Walks on the Wild Side

Exploring the most enchantingly rugged places on earth is easy. Just follow our guide to the world's ten classic treks, put one foot in front of the other—and don't forget to take it slow.

Mar 1, 2001
Outside Magazine

Waking dream: above the clouds on the Milford Track, New Zealand

The exhilaration of the moment still resonates with me: After three days of airplanes, buses, Nairobi hotels, and jeeps juddering along dirt tracks, we arrived at the end of the road—a place called Chogoria, on the lower flanks of Mount Kenya. My fellow trekkers and I laced up our boots, shouldered our daypacks, and strolled off into the African wilderness. I breathed in great draughts of cool mountain air as my leg muscles unwound. The sun warmed my face through a sharp blue sky.

Forgive the hyperbole, but to me, trekking is a very good approximation of heaven on earth. I love the sense of going somewhere, of a journey to a destination rather than a mere aimless wander. I love the remote landscapes and the local people going about their regular business. I love the walking, the mindless putting of one foot in front of the other. I love the utter distance from my normal life.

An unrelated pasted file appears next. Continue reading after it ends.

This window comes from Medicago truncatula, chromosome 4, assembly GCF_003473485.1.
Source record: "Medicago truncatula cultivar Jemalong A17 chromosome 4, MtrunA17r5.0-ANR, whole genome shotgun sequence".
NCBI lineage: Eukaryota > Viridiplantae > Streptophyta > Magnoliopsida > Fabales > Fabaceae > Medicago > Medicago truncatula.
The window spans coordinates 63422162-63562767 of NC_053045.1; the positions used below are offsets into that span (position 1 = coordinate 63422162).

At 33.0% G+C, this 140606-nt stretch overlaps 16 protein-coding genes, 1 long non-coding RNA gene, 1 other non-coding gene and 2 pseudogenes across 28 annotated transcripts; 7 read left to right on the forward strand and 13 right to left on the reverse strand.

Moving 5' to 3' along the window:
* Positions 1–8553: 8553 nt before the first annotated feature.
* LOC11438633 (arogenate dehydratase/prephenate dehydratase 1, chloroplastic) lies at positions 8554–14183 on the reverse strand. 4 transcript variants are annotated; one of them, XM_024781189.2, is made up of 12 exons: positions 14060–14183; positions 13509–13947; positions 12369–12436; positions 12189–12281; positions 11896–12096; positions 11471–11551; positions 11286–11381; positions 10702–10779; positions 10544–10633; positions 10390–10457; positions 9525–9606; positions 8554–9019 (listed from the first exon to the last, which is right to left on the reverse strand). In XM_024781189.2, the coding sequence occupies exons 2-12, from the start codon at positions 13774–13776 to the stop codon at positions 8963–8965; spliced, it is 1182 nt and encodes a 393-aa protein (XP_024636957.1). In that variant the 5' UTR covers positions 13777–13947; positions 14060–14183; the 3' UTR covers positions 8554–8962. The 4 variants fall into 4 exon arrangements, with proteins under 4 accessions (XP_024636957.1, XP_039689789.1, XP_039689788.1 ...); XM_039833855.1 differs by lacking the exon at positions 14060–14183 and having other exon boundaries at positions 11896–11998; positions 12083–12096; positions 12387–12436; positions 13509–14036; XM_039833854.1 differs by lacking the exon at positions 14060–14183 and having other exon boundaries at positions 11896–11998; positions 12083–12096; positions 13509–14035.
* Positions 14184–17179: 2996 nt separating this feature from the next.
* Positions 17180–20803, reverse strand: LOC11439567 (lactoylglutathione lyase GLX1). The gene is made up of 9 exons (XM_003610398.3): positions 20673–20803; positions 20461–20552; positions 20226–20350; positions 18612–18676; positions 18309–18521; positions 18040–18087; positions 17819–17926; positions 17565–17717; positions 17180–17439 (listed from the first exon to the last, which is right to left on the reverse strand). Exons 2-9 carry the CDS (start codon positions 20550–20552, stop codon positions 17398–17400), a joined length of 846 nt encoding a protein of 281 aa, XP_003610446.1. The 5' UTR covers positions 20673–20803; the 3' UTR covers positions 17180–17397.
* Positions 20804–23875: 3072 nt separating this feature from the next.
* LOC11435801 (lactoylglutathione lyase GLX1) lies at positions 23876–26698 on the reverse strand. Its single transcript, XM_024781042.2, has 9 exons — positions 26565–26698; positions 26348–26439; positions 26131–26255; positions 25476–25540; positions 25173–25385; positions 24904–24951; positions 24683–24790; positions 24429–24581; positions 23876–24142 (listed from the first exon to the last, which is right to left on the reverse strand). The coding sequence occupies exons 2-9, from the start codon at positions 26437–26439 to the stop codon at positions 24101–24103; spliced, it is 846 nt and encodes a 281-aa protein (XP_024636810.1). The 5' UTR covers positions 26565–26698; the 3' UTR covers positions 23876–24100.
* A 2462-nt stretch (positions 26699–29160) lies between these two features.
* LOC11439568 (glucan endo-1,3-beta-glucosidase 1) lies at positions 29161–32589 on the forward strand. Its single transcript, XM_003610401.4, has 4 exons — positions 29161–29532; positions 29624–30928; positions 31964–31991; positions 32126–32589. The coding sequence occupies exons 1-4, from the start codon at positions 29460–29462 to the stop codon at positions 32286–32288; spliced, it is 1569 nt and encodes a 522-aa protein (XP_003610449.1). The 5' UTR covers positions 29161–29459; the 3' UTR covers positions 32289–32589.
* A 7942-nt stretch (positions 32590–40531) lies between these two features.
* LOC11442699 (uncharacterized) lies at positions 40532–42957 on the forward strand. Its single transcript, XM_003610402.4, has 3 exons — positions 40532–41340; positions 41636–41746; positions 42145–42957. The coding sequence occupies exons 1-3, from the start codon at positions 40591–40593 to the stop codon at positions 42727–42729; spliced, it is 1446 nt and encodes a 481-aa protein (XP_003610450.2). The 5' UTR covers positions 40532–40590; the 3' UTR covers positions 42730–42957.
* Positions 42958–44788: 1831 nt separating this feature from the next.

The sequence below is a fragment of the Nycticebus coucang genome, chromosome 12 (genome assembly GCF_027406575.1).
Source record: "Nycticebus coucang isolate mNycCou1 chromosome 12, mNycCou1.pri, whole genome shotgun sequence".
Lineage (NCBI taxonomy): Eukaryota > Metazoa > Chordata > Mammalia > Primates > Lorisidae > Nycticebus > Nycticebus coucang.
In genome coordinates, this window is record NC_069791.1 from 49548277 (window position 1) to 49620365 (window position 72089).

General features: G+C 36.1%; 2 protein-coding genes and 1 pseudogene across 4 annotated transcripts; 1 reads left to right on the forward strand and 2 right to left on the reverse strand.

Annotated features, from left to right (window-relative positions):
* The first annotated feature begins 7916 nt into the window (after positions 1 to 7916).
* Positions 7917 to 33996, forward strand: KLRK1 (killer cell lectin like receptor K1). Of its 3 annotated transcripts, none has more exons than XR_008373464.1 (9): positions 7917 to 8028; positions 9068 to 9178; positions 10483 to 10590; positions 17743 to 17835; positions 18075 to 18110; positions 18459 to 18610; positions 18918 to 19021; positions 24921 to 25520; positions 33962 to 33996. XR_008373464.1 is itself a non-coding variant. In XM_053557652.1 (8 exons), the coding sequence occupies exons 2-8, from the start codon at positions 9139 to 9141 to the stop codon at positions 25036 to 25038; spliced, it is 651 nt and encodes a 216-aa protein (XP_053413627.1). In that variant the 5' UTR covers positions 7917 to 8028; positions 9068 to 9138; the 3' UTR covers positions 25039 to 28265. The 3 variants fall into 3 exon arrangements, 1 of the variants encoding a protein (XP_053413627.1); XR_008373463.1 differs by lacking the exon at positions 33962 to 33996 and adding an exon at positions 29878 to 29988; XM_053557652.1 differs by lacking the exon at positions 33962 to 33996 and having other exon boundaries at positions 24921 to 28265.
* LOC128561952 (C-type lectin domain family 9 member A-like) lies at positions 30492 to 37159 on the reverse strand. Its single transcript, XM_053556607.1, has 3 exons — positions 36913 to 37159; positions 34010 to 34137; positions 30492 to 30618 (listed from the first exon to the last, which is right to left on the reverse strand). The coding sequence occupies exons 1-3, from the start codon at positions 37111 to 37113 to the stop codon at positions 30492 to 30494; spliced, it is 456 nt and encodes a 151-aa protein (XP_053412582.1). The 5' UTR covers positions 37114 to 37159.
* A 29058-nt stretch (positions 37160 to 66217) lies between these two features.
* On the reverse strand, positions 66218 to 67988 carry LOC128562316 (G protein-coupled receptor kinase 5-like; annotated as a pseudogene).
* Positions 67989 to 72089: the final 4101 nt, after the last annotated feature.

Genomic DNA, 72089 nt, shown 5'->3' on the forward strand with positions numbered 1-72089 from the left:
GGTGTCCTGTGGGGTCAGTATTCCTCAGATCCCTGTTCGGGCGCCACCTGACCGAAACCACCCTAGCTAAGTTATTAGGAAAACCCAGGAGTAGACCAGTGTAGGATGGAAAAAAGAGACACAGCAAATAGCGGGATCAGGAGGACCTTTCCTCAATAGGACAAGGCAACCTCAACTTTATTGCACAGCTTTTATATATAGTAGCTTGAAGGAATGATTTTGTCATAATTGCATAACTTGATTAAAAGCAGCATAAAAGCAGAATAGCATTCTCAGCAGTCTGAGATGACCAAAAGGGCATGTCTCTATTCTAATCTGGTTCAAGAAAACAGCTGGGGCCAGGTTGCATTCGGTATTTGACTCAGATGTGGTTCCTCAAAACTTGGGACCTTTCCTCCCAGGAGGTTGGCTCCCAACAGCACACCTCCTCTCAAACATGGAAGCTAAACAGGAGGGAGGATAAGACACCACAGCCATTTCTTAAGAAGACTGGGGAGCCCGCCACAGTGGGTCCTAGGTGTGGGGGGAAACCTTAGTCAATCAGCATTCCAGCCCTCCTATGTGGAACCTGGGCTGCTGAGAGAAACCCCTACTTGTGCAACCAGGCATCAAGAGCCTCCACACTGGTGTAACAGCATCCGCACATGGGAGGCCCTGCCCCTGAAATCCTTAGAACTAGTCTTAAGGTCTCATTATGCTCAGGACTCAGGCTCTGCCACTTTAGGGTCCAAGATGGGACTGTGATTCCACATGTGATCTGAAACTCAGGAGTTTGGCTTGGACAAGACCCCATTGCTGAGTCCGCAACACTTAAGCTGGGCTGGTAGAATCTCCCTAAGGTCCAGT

"Trek" is an old word. It comes from South Africa, an Afrikaans word that meant a journey by ox wagon. But commercial trekking is not even as old as the Beatles. What's considered to have been the world's first commercially guided trek commenced on February 25, 1965, when three Midwestern women—a pediatrician, a retired bacteriologist, and a school superintendent—set off on foot from Panchkhal, Nepal, bound for the Tengboche Monastery near Mount Everest. They walked for 35 days and 150 miles, accompanied by three Sherpa guides, nine porters, and Colonel Jimmy Roberts, a retired British Indian Army officer who had wrangled permission from the king of Nepal to walk through areas previously off-limits to foreigners. The women paid $450 each. Roberts's trekking operation eventually morphed into Mountain Travel Nepal, one of the first adventure-travel companies, and an industry was born. Today an estimated 150,000 trekkers a year stream through Nepal alone.

The comic-stripswamp trekker Pogo Possum once lamented that he was "confronted with insurmountable opportunities." He could well have been talking about the vast array of treks and outfitters available today. Some routes, such as New Zealand's Milford Track and Patagonia's Torres del Paine Circuit, are easy enough to navigate independently. On others, including Bhutan's famed High Lunana Trek and Inner Dolpo in Nepal, guides are mandatory. But they all lead deep into unfamiliar places and far from the habits of home. We've chosen ten classic treks—some famous, some soon to be—as starting points: Think of them as the tips of the icebergs, the peaks rising out of the clouds. (Eleven others can be found in Outside Books' new adventure-travel title Trekking, to be published this month by W.W. Norton and from which many of these routes are excerpted.) If you're having trouble deciding—Pakistan or Peru, Kilimanjaro or Kailas, Dhaulagiri or the Dolomites—put your list on the wall and throw a dart. You can't miss. —David Noland

Filed To: Mountaineering